Education answers questions from People Power Guernsey about new school model

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A CAMPAIGN group against the proposed two-school model submitted 75 questions to the Education committee.

The questions from People Power Guernsey came the week before the States debate on the 'pause and review' requete.

Covering everything from the size of vertical tutor groups to the process and timeline for the review of the business cases, the responses were grouped by Education into relevant themes to ease reading.

'Many people do not understand why the committee dismisses the current site at Footes Lane as an educational establishment,' People Power Guernsey said in one of their questions.

Education responded that an independent consultancy firm endorsed the selection of the St Sampson's and Les Beaucamps sites as the two best options for the new colleges as they had sufficient space for new building requirements and were more suitable for adaptation and development than either the Grammar School or La Mare sites.

It was also confirmed that the committee's initial plans were approved by the Assembly in 2018 with neither a strategic nor outline business case.

However Education said the starting point for any business case was first agreeing 'the case' - the case for change and what the business case must answer.

It was reaffirmed that equal and broader curriculum offer was one of the central aims of the one-school, two-colleges model and the committee said that any major investment programme has to strike a balance between delivering benefits at an affordable cost.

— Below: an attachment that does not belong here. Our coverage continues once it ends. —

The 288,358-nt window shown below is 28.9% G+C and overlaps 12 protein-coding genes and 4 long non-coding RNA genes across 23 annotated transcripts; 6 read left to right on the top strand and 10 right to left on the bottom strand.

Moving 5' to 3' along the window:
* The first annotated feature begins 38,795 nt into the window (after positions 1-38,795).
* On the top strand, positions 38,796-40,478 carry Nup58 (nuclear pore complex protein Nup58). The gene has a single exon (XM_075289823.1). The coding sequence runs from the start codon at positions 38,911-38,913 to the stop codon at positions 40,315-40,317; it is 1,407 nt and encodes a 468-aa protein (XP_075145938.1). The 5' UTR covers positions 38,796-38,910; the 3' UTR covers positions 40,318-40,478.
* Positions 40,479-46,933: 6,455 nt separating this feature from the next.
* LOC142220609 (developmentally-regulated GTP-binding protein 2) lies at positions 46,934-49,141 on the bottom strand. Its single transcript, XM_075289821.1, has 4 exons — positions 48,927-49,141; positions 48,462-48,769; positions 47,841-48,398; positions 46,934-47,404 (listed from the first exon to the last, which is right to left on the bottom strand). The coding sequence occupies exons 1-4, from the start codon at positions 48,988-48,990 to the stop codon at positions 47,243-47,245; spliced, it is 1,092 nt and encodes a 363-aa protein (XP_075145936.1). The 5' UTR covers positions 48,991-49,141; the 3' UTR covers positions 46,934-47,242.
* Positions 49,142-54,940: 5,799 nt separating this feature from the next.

Pic by Adrian Miller 26-02-20. People Power Guernsey have been putting pressure on the Education committee for more information regarding the one-school two-colleges model of secondary education. (27312160)


When asked what evidence the committee had that young people support the two site model, Education said: 'Students are very involved involved in matters relating to their education [and] there have been a range of engagement activities conducted in schools including assemblies, transition events, open evenings, student surveys [and] students took part in the Name Our School consultation in April 2019.'

Questions around teaching staff turnover showed an average of 12.8% turnover for the previous five years, of which all years were consistently below the UK national average.

In many of the answers, hyperlinks were added to direct readers back to previous Education documents and statements.

  • To see the whole question and answer sheet, click here.
Zoe Fitch

By Zoe Fitch
News reporter

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